The final step for this scarf was overdyeing with fuchsia. Soft, supple and warm. Love it (picture 4).

Lessons learned? 1. Tie the pattern threads more tightly to avoid dye leakage that’s evident as horizontal streaking. 2. Normally, the pattern threads are carefully cut at the knots and quickly pulled out. This time, as an experiment, the knots were untied and the pattern threads recovered as a black & blue ikat yarn; very slow, tedious process which doesn’t warrant repeating.

The second scarf woven has three different treadling patterns, and the dyeing process may change. We can dye before pulling up the threads to create the background colour, either by immersion or as painting. Definitely exciting possibilities.


Rosepath shibori scarf woven on 8-shaft loom


More from the studio — the Guild’s Artisat jack loom had an old-fashioned twill tea towel warp with rosepath threading in the stripes. The warp is primarily 8/2 hemp-cotton (unbleached) with 8/2 cotton for the colour stripes. The towel woven uses unbleached cottolin weft to give a subtle “white-on-white” contrast. The previous towel (visible on the cloth beam) has a pale gold cotton weft and a fancier twill treadling. It looks radiant: warm and inviting, like a summer’s day. The towel before that is pale green with dark green stripes. More spring than summer. Who knows what the next variations may be.

Old Fashioned Twill Tea Towel on studio loom


Guild Sale 2020

Fall Fair 2019

Merry Christmas Salt Spring!

Merry Christmas

from the

Salt Spring Weavers and Spinners Guild

After a delightful fall of fibre-filled activities, including a successful guild sale, beginner spinning lessons, and wonderful presentations from guild members and visitors,  the Guild spent the last meeting of the year sharing stories of  past Christmas traditions and present Christmas gifts. Here is just a little taste of that final meeting to share with everyone.


Christmas Collage:christmas-collage-002

Margaret Threlfall 

My collage project this year was designed  to send  a Merry Christmas for family and friends far away.  I would like to share this with the Weavers and Spinners too. If you are in the Country Grocer Cafe, you can see the original.



There is no Father Christmas

Susan Astill

Before moving to Canada, my family, including my sister and I lived in a small village (hamlet) in Warwickshire, the very heart of England.  It was post war Britain and the country was just starting to recover while rationing was still in evidence for such things as sugar.  My brother was not yet a twinkle in my mother’s eye the year I determined that Father Christmas was another hoax intended to make me ‘be good’ if I wished to ensure there was sufficient bounty on Christmas morning.  My sister was two years younger than I and still bought in to the myth.  A week before Christmas, I took her on a quiet hunt through cupboards and wardrobes in our house until we found some of our gifts where they had been hidden ready to wrap.  There were fox fur gloves, warm and soft and hidden in the back of a draw; rather disappointing actually since clothing of any sort was not high on either our lists.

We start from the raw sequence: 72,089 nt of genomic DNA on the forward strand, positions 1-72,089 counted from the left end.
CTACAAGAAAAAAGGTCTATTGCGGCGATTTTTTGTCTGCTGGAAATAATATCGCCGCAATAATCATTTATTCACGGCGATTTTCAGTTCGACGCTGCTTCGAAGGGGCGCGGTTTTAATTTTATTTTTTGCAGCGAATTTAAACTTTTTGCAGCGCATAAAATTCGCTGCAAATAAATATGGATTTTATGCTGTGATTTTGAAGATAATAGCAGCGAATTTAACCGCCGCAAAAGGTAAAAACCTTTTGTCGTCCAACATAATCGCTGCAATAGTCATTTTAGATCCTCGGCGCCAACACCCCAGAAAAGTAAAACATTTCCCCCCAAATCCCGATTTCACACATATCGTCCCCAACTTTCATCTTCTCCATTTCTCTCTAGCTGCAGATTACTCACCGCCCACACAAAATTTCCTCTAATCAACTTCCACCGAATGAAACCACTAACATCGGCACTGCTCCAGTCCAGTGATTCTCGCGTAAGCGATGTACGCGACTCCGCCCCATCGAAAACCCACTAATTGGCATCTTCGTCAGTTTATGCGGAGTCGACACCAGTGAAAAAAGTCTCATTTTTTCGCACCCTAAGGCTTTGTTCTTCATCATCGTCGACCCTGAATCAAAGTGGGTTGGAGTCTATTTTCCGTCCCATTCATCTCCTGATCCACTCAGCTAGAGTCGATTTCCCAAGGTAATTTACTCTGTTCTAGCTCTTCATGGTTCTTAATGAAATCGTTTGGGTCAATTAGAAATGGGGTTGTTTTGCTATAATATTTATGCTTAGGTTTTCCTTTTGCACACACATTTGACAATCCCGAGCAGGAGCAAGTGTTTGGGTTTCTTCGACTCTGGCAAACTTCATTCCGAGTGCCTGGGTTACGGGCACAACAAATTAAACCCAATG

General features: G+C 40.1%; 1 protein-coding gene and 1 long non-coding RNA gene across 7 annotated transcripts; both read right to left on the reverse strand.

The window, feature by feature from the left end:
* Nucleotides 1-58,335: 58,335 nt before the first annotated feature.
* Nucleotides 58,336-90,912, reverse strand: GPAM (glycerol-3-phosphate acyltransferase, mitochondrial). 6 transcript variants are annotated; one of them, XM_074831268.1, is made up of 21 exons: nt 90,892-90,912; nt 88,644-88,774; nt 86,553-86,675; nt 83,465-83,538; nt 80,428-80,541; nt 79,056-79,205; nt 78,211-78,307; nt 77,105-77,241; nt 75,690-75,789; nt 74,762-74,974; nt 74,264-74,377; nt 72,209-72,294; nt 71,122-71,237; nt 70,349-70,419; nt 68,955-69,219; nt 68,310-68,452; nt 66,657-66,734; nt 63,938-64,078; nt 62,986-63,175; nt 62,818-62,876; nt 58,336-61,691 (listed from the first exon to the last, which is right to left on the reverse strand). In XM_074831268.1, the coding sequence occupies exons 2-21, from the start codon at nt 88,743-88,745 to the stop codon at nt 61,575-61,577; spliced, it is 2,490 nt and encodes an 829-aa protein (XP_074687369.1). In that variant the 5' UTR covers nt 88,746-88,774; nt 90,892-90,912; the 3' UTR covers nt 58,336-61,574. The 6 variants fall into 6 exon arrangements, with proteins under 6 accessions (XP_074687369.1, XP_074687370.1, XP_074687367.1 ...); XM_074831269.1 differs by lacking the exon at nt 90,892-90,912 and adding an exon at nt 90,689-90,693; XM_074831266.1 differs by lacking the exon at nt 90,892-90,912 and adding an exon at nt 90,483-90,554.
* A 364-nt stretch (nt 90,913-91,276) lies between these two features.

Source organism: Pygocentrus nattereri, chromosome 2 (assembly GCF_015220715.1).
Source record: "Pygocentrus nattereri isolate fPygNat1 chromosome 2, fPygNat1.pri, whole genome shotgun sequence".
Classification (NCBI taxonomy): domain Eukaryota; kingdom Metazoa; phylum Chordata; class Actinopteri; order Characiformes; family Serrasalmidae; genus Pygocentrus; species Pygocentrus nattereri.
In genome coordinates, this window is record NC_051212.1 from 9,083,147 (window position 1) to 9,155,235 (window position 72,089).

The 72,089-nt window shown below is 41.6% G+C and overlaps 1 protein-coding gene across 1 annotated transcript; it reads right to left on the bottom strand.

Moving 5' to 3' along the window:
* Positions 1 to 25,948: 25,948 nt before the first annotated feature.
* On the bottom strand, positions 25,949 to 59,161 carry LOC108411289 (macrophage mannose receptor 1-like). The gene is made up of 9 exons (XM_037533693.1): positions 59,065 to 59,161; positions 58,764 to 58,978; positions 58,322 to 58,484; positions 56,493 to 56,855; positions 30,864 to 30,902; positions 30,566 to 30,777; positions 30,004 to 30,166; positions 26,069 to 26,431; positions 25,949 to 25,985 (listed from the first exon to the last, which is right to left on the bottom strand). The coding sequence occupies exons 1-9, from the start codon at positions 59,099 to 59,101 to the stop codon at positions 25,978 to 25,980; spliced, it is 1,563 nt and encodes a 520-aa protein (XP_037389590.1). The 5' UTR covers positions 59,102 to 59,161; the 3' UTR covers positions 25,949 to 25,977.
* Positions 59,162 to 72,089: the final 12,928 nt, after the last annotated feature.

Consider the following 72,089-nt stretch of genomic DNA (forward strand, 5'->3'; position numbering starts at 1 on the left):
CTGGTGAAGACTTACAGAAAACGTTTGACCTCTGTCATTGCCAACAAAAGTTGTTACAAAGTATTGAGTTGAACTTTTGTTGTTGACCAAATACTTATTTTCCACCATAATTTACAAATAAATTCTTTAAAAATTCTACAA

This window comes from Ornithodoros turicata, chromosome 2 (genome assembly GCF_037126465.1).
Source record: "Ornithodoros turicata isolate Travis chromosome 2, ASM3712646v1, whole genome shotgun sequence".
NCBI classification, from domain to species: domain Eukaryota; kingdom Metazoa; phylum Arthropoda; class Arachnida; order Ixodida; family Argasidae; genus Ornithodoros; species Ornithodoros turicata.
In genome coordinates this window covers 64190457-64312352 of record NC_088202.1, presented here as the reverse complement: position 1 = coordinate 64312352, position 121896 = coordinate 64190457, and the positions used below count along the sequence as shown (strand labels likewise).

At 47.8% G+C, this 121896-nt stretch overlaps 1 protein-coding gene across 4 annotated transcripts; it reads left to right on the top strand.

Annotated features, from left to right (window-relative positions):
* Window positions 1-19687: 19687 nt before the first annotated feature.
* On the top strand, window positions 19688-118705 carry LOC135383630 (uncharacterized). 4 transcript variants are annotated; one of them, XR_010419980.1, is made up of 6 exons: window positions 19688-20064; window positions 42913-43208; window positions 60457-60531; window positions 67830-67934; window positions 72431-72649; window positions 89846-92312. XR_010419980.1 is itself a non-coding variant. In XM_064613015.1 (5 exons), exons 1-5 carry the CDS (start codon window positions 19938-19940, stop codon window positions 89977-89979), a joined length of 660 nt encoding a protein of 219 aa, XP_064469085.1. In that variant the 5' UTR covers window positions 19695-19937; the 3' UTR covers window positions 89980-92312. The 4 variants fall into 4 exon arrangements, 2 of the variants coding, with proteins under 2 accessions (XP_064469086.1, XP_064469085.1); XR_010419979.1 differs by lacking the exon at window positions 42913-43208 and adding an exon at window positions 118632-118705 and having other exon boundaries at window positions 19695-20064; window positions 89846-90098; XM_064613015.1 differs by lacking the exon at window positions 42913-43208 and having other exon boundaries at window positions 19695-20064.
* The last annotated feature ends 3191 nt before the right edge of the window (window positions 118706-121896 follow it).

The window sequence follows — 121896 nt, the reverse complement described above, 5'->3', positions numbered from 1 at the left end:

“You see!  I told you so” I said.  “There is no Father Christmas”.


Lovely Christmas gifts from this year’s Guild Sale.

Tradition in England was to put up the tree on Christmas Eve.  That evening, my sister and I took the milk can and walked up to Mr. Campbell’s farm to ‘fetch the milk’.  It was twilight and very cold.  Cow’s breath was steaming out of the barn and we heard the gentle thunder of rich milk hitting the side of the pails as we stepped inside and into the warmth, rich with the smell of hay and sweet milk.  Our pail was filled and we paid our sixpence and started back down the hill toward home.  I was sad that I had spoiled Christmas, both for me and for my sister and remember wondering why I had done that.

It was now very dark as we turned the corner where our cottage came into view.  Suddenly, the cottage windows lit up with colour as our father plugged in the lights on the Christmas tree.

“Look”, said my sister clapping her hands.  “Father Christmas is coming after all”.

That evening, after decorating the tree and following a quick supper, we got into the car and drove to town to deliver our Christmas gifts to our aunties, uncles and cousins.  On our way home with my sister asleep in the back seat, my father turned to me and said “I know you probably don’t believe in Father Christmas any more, but don’t tell your sister; not yet.  Let her enjoy believing for another year”!

“Don’t worry” I said.  “She still believes”.

It was a lovely Christmas.  And though the gloves were wrapped and waiting for us, so were other gifts, proof that even an older sister can sometimes be wrong.


Christmas Gifts




A first attempt a Fair Isle knitting turned out rather well – fortunately for this year’s Christmas gifts! The pattern, called Tourbillon, can be found on Knitty.

I made it with sock-weight superwash from Elderberry Yarns.




 Guild Members

Guild members put endless energy into producing beautiful gifts for the Guild Sale this October. See the photo gallery for more images!





Spinning and Weaving at the Fall Fair

Learning to Spin and Weave at the Fair

Salt Spring Fall Fair spinning!

How long does it take to learn to make yarn on a drop spindle? At the Salt Spring Fall Fair it took about half an hour. Some of the students signed up for more lessons over the winter, and some headed straight for the only fibre vendor at the Fair to stock up on raw materials. See our classes to learn about spinning on Salt Spring.